KW: It’s certainly such a valuable tool. I follow Performa on Facebook…it’s this constant reminder of what is happening.
RG: Nam June Paik said this wonderful thing to me once, “The Internet was invented for everyone who doesn’t live in New York.” Nam June always got a good laugh. It raises all kinds of interesting questions about the nature of performance because you have to be there. My response is that ideas can come to you in all kinds of ways and you can be changed by them, even if you weren’t there.
KW: Performa is such a risky endeavor! It’s fascinating to have no sense of what any of the work will be like before it happens…
RG: I think in the art world we really expect the unexpected. We always want to be surprised. It’s literally this drive for constant newness—it’s not just the thrill of the new, but it’s the sense that you’ve changed, to have your mind changed. I’m always looking for surprise because I have seen so much. I definitely don’t go around to different festivals and say, ”well, that’s terrific, I’m going to bring that back to New York.” That’s not what interests me; it’s more about pushing an artist and taking them to where they’ve never been before and asking the big questions.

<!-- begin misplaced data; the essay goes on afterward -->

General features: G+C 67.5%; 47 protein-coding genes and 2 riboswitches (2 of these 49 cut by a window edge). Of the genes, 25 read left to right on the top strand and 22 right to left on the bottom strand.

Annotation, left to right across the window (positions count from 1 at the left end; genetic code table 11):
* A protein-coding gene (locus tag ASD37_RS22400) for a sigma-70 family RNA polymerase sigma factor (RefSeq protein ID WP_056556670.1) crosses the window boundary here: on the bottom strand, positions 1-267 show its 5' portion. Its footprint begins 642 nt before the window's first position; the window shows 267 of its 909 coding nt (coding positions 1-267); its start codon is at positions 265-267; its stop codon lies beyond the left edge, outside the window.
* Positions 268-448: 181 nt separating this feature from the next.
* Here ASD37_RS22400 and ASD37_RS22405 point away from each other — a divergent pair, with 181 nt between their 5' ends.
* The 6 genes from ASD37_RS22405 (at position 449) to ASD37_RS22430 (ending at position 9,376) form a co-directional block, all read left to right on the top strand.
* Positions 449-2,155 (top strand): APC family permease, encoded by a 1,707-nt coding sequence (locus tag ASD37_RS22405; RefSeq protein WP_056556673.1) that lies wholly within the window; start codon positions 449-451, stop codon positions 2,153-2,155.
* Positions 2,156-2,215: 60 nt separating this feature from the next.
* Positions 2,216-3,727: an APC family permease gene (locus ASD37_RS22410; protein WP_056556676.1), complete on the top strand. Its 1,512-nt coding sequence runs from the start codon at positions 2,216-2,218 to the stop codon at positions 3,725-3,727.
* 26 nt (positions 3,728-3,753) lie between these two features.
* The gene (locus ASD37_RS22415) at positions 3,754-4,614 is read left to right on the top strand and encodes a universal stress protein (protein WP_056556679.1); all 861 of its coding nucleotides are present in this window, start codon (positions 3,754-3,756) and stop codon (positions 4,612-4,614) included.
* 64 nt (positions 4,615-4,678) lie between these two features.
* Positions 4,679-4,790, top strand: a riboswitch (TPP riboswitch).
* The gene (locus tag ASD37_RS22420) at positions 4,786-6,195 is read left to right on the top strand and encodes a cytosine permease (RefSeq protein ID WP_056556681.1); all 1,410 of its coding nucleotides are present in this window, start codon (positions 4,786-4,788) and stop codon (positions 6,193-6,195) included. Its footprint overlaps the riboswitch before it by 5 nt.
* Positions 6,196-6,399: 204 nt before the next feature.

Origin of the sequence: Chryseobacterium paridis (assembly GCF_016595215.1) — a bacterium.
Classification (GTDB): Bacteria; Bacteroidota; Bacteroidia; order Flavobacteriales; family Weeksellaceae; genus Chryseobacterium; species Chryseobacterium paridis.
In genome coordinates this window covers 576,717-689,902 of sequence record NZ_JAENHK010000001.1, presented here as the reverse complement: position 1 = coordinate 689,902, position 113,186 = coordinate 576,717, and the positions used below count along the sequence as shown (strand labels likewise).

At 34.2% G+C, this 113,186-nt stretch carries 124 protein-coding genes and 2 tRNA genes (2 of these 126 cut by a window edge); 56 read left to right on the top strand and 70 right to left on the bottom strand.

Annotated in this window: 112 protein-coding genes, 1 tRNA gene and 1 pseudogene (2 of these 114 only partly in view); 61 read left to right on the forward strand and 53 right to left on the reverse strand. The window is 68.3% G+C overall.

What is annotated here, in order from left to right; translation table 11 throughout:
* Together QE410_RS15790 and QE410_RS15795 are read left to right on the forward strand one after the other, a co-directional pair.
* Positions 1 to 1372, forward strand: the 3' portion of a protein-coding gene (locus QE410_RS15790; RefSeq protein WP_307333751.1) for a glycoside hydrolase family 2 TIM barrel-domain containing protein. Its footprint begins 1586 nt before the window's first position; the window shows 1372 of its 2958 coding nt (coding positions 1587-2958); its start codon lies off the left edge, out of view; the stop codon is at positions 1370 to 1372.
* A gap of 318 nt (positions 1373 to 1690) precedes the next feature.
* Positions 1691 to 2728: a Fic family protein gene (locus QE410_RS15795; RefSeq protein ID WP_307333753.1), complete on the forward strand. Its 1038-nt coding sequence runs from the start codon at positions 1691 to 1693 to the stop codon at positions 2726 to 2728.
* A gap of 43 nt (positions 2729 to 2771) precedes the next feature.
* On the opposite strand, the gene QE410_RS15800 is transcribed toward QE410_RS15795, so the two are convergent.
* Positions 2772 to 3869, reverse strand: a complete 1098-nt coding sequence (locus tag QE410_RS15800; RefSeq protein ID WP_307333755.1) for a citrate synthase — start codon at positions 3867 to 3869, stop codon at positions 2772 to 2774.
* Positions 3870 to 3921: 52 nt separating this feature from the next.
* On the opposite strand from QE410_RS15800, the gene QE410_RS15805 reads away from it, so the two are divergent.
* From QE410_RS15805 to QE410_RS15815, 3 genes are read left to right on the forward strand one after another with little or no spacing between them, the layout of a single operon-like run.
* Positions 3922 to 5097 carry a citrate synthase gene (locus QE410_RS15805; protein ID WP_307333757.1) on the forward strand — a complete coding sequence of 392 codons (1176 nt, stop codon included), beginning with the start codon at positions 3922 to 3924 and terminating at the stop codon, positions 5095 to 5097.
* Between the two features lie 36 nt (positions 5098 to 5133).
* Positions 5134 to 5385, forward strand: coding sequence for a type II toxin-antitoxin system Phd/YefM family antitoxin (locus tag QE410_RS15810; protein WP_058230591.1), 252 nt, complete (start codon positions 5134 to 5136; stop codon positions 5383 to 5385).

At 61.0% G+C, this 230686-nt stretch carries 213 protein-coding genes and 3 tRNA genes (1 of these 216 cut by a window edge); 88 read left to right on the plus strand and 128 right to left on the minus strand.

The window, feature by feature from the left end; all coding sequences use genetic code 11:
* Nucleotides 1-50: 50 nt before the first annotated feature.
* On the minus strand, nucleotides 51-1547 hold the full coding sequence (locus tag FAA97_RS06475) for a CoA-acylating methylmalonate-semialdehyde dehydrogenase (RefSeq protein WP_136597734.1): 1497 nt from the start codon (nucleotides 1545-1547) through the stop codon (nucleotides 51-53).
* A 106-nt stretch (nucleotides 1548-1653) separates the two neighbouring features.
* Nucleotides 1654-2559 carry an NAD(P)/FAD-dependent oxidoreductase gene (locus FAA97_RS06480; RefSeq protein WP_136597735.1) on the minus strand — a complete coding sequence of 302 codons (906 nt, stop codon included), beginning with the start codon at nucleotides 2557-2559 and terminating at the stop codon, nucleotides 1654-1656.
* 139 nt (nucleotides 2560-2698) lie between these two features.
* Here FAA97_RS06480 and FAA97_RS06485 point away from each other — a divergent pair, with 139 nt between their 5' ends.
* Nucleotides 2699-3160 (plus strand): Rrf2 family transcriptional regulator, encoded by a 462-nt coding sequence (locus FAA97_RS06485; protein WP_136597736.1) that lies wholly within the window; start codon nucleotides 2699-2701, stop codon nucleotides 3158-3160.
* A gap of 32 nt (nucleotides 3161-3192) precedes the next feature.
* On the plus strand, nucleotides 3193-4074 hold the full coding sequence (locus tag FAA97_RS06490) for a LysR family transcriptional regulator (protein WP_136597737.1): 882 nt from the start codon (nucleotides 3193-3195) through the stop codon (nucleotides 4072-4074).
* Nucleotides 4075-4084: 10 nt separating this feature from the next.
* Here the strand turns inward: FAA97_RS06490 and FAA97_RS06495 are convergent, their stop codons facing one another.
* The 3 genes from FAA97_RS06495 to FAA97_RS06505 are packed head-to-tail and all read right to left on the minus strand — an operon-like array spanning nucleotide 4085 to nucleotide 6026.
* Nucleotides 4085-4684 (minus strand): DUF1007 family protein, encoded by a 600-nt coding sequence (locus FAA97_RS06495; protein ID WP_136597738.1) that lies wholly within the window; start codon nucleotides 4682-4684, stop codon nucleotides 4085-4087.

KW: Are there any particular projects that stand out in your mind as being the riskiest?
RG: They are all unknowns. They’re working on it right under your eyes and right up to the last second. In most cases, one sees very little until the night it’s on. So, that’s a part of the excitement. Its life; I really love watching all of that.
KW: I love what you said [in the Arthouse lecture] about Cindy Sherman, that there are so many artists who have been doing performance “secretly” since the beginning. Why do you think people have such a hard time with accepting performance?
RG: It’s a blurring of media and you need to cross a lot of media to understand where a lot of it is coming from. You know, somebody could be very informed about contemporary music but know nothing about contemporary art, or somebody could be totally into new media. For example, it takes a lot of work to understand where the Futurists were in regard to [Edward] Gordon Clay, who was writing about theater at the time, and Pirandello, and what Pirandello was saying, and what the Russians were doing, and film. To me those are the connections that get very exciting because you see that there are all those threads that criss-cross between the disciplines.